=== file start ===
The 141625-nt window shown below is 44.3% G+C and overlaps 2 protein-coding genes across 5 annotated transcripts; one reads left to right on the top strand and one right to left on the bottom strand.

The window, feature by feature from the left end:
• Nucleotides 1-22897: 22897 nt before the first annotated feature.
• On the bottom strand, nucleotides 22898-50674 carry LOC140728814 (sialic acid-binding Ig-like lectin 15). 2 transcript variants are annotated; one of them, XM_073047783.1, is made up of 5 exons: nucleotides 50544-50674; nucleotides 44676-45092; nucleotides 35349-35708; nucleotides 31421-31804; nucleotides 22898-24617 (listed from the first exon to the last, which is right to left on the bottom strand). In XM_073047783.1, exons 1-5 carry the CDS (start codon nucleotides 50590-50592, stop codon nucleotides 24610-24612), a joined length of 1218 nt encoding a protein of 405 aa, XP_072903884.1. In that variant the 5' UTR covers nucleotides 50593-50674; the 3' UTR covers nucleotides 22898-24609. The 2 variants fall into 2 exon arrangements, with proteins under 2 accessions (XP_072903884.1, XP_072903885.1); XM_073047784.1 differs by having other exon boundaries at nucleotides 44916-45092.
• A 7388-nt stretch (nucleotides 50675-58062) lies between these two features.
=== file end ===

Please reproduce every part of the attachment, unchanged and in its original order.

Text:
The 141625-nt window shown below is 44.3% G+C and overlaps 2 protein-coding genes across 5 annotated transcripts; one reads left to right on the top strand and one right to left on the bottom strand.

The window, feature by feature from the left end:
• Nucleotides 1-22897: 22897 nt before the first annotated feature.
• On the bottom strand, nucleotides 22898-50674 carry LOC140728814 (sialic acid-binding Ig-like lectin 15). 2 transcript variants are annotated; one of them, XM_073047783.1, is made up of 5 exons: nucleotides 50544-50674; nucleotides 44676-45092; nucleotides 35349-35708; nucleotides 31421-31804; nucleotides 22898-24617 (listed from the first exon to the last, which is right to left on the bottom strand). In XM_073047783.1, exons 1-5 carry the CDS (start codon nucleotides 50590-50592, stop codon nucleotides 24610-24612), a joined length of 1218 nt encoding a protein of 405 aa, XP_072903884.1. In that variant the 5' UTR covers nucleotides 50593-50674; the 3' UTR covers nucleotides 22898-24609. The 2 variants fall into 2 exon arrangements, with proteins under 2 accessions (XP_072903884.1, XP_072903885.1); XM_073047784.1 differs by having other exon boundaries at nucleotides 44916-45092.
• A 7388-nt stretch (nucleotides 50675-58062) lies between these two features.